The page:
Date: Tue, 06 Nov 2001 09:19:29 -0800 From: John Palmer <jjpalmer at gte.net> Subject: Re: Lead in Beer? / Zinc & Neoprene in Wort / Bacterial Growth Gregor asks about a brass fitting that was never de-leaded with the vinegar/peroxide solution and has seen 50 batches. He is concerned whether it should be done now, and if he and his friends have already been poisoned. (to paraphrase). In a word, No. The amount of lead in one brass fitting, or ten for that matter, is tiny. about 3% by weight, most of which is in the interior and not exposed to the surface. And, what little is on the surface is not very soluble. Yes, you may have drank all of that lead by now, but the amount is so small compared to say the amount breathed in due to leaded gasoline 30 years ago, that it is insignificant. Relax, don't worry, have a beer. :-) **' Re: Adam's Gott conversion questions, I honestly don't know how much zinc would come off a galvanized washer during the mash. Not much would come off a brass fitting, that's for sure, given the small (~15%) amount used in most brass alloys. Some zinc would be beneficial for yeast metabolism, but large amounts would cause off-flavors from excessive metabolic processes. But like I said, I have no idea on how much might come off. Probably very little, probably not enough to make a difference. I wonder if I could soak one in a wort in the lab and look for a weight difference....That might work.... I routinely use black plumbing washers in my bulkhead fittings with no off-flavors. But! I thoroughly wash them of any oils before use. I use dishwashing detergent or PBW and rinse under hot water. ** At this past summer's AHA conference, Dave Logsden of Wyeast Labs gave a very interesting talk on Yeast and Pitching. One of his main points was data that showed that bacterial growth far outstrips yeast growth, and that pitching time had no significant effect on bacterial growth. The take-home message was that your sanitation was paramount, and that pitch-fast-to-prevent-spoilage is a falsehood that has been perpetuated in the literature (by myself included). Good Brewing, John John Palmer Monrovia, CA How To Brew - the online book http://www.howtobrew.com/sitemap.html Homepagex http://www.realbeer.com/jjpalmer Let there be Peace on Earth. Return to table of contents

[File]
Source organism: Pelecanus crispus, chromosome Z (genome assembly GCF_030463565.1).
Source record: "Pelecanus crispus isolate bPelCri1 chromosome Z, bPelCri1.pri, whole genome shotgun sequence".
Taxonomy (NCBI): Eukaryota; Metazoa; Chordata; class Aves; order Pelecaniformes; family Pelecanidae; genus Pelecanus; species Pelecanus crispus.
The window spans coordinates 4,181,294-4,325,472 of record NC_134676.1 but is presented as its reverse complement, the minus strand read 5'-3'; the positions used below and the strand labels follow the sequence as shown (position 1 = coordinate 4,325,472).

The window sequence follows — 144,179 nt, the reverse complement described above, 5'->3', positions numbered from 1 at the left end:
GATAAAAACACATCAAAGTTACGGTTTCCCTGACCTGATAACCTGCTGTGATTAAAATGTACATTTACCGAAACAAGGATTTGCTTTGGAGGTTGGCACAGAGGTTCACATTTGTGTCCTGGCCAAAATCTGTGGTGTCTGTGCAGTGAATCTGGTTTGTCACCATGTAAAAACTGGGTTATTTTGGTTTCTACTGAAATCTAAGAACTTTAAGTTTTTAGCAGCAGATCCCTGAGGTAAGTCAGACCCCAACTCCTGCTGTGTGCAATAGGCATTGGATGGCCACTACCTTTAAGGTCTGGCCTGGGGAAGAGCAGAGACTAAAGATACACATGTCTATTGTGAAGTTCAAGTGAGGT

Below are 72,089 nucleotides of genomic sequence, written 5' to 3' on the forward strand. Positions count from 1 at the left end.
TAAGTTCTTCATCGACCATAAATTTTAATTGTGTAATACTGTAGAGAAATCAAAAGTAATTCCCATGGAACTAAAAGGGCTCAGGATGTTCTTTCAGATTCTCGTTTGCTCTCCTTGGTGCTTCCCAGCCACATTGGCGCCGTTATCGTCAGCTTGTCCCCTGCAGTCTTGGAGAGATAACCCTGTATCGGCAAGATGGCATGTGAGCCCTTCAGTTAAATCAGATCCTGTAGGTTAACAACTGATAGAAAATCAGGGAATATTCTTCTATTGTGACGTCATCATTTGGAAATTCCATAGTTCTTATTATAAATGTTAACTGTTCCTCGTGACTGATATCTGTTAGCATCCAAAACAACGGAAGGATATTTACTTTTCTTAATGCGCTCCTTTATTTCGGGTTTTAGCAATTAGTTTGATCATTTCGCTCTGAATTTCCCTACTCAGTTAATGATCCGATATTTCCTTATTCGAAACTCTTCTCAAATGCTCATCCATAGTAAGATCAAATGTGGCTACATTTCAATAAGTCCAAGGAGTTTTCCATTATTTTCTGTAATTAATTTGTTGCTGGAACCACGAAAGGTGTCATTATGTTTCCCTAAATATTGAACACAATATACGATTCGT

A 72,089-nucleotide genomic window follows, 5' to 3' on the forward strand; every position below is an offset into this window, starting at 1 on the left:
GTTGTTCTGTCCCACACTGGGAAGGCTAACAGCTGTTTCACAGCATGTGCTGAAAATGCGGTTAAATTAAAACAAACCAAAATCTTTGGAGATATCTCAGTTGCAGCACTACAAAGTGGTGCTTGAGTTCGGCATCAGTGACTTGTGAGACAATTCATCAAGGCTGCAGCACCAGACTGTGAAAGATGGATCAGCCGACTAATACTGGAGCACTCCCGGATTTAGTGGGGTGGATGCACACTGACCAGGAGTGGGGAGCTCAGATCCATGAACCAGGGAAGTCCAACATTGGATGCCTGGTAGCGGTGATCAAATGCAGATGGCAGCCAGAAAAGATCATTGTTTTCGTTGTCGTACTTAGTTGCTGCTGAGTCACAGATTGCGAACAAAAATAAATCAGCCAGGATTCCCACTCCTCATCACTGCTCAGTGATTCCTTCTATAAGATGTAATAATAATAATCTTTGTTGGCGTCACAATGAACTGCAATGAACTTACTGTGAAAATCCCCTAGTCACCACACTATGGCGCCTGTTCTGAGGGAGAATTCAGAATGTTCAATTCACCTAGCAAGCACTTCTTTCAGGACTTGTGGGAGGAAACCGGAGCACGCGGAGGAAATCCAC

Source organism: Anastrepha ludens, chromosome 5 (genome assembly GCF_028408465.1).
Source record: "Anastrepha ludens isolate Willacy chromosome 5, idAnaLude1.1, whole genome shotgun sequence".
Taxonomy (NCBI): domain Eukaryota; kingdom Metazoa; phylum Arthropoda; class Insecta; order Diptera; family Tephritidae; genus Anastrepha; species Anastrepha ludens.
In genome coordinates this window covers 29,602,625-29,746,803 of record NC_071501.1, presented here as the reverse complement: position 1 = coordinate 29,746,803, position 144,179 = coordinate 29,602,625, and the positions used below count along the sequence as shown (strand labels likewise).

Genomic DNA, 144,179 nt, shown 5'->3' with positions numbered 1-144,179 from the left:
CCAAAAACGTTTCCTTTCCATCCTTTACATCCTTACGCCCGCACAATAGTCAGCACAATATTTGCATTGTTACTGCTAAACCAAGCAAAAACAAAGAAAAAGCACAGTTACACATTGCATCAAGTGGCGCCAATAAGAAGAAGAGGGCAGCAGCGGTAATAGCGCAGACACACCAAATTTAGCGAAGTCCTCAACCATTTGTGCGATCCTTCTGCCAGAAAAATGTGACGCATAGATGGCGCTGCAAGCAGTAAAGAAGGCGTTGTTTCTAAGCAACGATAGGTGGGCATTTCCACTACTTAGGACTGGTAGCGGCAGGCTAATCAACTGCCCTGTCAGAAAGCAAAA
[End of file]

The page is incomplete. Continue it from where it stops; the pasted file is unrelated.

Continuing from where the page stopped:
Date: Tue, 6 Nov 2001 10:06:19 -0800 From: "Hedglin, Nils A" <nils.a.hedglin at intel.com> Subject: Plastic Pipe Use Hi, I know you're supposed to throw away plastic pipe after some use to ensure no infection gets into your wort, but is this just with piping used to transfer wort, or does it also apply to water-only pipe like from Hot Liquor Tank to the Mash Tun? Thanks, Nils Hedglin Sacramento, CA Return to table of contents
Date: Tue, 06 Nov 2001 22:33:34 -0500 From: Bob Sheck <bsheck at skantech.net> Subject: RE: Lager Yeast/ lysozyme I had originally planned to ask Brian Lundeen <blundeen at rrc.mb.ca> a few questions about lysozyme - but I figgered that I'd just ask via the HBD so every one can jump in, too. Where can I get lysozyme? And how is it used? How do you inject it, prep it for injecting it, etc? It sounds like something I should be doing. Also, the very question of pitching temps has been a big un-satisfactory answered question. What Brian professes sounds very logical. But in practice is it worth the trouble? Bob Sheck // DEA - Down East Alers - Greenville, NC bsheck at skantech.net // [140.6, 583.2] Apparent Rennerian Return to table of contents